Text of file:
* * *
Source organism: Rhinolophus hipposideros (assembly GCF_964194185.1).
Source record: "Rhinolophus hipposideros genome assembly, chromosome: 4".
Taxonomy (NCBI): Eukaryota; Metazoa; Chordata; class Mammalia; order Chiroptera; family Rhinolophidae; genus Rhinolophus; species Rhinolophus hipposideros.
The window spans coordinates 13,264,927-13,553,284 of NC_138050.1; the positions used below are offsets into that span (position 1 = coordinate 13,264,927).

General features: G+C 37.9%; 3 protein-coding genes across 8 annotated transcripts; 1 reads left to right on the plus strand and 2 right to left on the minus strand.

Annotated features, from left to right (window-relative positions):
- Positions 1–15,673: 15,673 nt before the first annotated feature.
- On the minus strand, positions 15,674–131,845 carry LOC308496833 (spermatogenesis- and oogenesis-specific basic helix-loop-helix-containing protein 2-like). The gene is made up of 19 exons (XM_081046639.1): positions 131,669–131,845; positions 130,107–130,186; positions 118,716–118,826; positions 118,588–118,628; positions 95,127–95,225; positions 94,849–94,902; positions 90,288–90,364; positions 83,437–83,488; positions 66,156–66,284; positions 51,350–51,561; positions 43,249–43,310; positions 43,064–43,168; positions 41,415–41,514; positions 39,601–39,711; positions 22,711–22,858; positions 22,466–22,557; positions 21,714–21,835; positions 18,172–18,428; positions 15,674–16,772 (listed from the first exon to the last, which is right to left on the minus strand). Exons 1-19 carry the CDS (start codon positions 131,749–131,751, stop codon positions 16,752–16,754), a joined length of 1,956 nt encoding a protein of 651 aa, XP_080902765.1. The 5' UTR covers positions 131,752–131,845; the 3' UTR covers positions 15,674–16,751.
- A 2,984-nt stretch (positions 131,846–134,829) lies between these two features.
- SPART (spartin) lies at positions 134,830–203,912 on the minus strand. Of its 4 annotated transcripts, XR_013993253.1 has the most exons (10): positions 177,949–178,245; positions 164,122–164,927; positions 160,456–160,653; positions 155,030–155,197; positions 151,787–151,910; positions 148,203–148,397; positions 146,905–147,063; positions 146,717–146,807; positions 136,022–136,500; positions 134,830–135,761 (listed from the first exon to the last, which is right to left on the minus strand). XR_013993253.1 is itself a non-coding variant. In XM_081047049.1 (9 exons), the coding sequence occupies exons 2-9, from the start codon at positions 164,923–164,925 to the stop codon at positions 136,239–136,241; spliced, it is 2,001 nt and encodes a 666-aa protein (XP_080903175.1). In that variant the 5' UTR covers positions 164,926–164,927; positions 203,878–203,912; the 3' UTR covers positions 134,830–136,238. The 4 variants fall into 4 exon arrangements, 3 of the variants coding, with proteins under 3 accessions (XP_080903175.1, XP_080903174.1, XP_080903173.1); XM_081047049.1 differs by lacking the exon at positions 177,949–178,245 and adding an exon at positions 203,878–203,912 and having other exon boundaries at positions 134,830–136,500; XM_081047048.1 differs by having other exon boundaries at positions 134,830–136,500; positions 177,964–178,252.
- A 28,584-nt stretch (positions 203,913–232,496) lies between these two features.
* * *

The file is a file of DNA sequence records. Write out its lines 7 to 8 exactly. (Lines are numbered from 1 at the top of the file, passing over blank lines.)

- Positions 1–15,673: 15,673 nt before the first annotated feature.
- On the minus strand, positions 15,674–131,845 carry LOC308496833 (spermatogenesis- and oogenesis-specific basic helix-loop-helix-containing protein 2-like). The gene is made up of 19 exons (XM_081046639.1): positions 131,669–131,845; positions 130,107–130,186; positions 118,716–118,826; positions 118,588–118,628; positions 95,127–95,225; positions 94,849–94,902; positions 90,288–90,364; positions 83,437–83,488; positions 66,156–66,284; positions 51,350–51,561; positions 43,249–43,310; positions 43,064–43,168; positions 41,415–41,514; positions 39,601–39,711; positions 22,711–22,858; positions 22,466–22,557; positions 21,714–21,835; positions 18,172–18,428; positions 15,674–16,772 (listed from the first exon to the last, which is right to left on the minus strand). Exons 1-19 carry the CDS (start codon positions 131,749–131,751, stop codon positions 16,752–16,754), a joined length of 1,956 nt encoding a protein of 651 aa, XP_080902765.1. The 5' UTR covers positions 131,752–131,845; the 3' UTR covers positions 15,674–16,751.